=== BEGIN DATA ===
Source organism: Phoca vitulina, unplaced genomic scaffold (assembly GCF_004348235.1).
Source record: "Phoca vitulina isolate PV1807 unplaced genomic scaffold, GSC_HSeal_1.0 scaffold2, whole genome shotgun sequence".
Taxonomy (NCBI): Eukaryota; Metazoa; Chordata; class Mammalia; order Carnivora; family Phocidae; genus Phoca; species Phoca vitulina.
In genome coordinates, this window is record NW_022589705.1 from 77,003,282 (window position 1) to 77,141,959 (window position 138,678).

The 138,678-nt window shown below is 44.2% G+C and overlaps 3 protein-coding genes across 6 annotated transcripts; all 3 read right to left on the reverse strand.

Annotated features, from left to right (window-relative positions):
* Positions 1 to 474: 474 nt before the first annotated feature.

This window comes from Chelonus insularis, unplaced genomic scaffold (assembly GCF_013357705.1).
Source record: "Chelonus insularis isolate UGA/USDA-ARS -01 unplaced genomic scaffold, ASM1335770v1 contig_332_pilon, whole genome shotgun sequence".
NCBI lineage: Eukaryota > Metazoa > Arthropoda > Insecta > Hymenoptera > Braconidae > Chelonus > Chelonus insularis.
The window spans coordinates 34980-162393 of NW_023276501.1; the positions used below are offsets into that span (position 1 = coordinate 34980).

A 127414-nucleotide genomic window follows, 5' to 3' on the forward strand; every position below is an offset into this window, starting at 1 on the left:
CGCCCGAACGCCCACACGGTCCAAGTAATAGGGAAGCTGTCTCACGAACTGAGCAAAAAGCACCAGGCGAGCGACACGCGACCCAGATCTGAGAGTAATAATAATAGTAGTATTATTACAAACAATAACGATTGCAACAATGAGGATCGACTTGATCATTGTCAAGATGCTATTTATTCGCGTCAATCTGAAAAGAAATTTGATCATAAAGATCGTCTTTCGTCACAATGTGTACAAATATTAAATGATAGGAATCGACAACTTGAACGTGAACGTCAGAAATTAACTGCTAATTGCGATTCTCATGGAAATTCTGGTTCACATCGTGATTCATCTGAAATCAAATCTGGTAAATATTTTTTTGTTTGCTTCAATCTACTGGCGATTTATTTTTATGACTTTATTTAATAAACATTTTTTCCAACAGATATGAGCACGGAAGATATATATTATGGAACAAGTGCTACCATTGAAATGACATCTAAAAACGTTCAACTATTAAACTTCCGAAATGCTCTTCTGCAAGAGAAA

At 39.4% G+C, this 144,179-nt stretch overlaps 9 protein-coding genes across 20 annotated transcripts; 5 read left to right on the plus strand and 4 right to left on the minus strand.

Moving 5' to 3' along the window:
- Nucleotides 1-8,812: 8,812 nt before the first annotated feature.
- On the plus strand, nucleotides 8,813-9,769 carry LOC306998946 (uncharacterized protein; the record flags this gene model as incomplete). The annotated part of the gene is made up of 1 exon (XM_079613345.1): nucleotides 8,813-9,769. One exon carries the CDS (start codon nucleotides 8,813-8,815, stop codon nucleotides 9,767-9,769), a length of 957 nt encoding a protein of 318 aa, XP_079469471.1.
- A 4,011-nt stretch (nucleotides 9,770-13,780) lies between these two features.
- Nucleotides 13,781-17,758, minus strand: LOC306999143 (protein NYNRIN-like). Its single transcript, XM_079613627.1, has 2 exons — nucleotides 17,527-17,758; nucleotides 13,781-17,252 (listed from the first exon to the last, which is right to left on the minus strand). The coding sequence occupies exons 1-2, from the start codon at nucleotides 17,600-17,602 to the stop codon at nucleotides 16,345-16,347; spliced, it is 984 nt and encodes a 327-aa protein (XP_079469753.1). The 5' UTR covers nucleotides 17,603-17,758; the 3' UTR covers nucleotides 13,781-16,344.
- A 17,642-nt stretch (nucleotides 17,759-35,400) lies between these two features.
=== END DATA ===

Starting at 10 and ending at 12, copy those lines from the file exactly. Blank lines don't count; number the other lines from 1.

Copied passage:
NCBI lineage: Eukaryota > Metazoa > Arthropoda > Insecta > Hymenoptera > Braconidae > Chelonus > Chelonus insularis.
The window spans coordinates 34980-162393 of NW_023276501.1; the positions used below are offsets into that span (position 1 = coordinate 34980).

A 127414-nucleotide genomic window follows, 5' to 3' on the forward strand; every position below is an offset into this window, starting at 1 on the left: